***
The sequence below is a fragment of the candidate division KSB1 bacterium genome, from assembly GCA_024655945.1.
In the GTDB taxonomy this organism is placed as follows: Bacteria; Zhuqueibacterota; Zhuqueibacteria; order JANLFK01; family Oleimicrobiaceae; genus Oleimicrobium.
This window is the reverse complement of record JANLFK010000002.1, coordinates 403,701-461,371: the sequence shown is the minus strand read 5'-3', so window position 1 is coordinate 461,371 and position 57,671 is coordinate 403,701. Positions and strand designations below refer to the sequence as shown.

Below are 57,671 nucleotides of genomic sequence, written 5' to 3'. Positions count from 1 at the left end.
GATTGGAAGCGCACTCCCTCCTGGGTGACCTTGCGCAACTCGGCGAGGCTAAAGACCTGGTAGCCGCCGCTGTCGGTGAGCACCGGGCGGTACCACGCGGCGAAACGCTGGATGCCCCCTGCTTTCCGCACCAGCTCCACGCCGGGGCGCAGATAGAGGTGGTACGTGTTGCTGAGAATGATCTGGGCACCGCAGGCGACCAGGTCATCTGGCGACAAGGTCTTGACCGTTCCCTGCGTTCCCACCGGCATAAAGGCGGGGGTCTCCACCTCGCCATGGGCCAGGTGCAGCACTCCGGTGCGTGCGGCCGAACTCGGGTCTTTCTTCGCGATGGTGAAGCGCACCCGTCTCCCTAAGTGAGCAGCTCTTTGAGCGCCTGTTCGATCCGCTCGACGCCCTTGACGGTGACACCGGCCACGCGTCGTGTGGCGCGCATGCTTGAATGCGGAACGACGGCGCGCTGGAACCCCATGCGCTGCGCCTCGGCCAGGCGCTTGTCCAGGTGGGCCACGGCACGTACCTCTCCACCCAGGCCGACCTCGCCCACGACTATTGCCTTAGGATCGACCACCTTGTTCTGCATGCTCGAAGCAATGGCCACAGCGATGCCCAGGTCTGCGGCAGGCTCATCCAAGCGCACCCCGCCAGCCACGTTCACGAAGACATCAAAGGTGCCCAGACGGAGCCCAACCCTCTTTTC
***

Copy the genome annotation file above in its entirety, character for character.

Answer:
The sequence below is a fragment of the candidate division KSB1 bacterium genome, from assembly GCA_024655945.1.
In the GTDB taxonomy this organism is placed as follows: Bacteria; Zhuqueibacterota; Zhuqueibacteria; order JANLFK01; family Oleimicrobiaceae; genus Oleimicrobium.
This window is the reverse complement of record JANLFK010000002.1, coordinates 403,701-461,371: the sequence shown is the minus strand read 5'-3', so window position 1 is coordinate 461,371 and position 57,671 is coordinate 403,701. Positions and strand designations below refer to the sequence as shown.

Below are 57,671 nucleotides of genomic sequence, written 5' to 3'. Positions count from 1 at the left end.
GATTGGAAGCGCACTCCCTCCTGGGTGACCTTGCGCAACTCGGCGAGGCTAAAGACCTGGTAGCCGCCGCTGTCGGTGAGCACCGGGCGGTACCACGCGGCGAAACGCTGGATGCCCCCTGCTTTCCGCACCAGCTCCACGCCGGGGCGCAGATAGAGGTGGTACGTGTTGCTGAGAATGATCTGGGCACCGCAGGCGACCAGGTCATCTGGCGACAAGGTCTTGACCGTTCCCTGCGTTCCCACCGGCATAAAGGCGGGGGTCTCCACCTCGCCATGGGCCAGGTGCAGCACTCCGGTGCGTGCGGCCGAACTCGGGTCTTTCTTCGCGATGGTGAAGCGCACCCGTCTCCCTAAGTGAGCAGCTCTTTGAGCGCCTGTTCGATCCGCTCGACGCCCTTGACGGTGACACCGGCCACGCGTCGTGTGGCGCGCATGCTTGAATGCGGAACGACGGCGCGCTGGAACCCCATGCGCTGCGCCTCGGCCAGGCGCTTGTCCAGGTGGGCCACGGCACGTACCTCTCCACCCAGGCCGACCTCGCCCACGACTATTGCCTTAGGATCGACCACCTTGTTCTGCATGCTCGAAGCAATGGCCACAGCGATGCCCAGGTCTGCGGCAGGCTCATCCAAGCGCACCCCGCCAGCCACGTTCACGAAGACATCAAAGGTGCCCAGACGGAGCCCAACCCTCTTTTC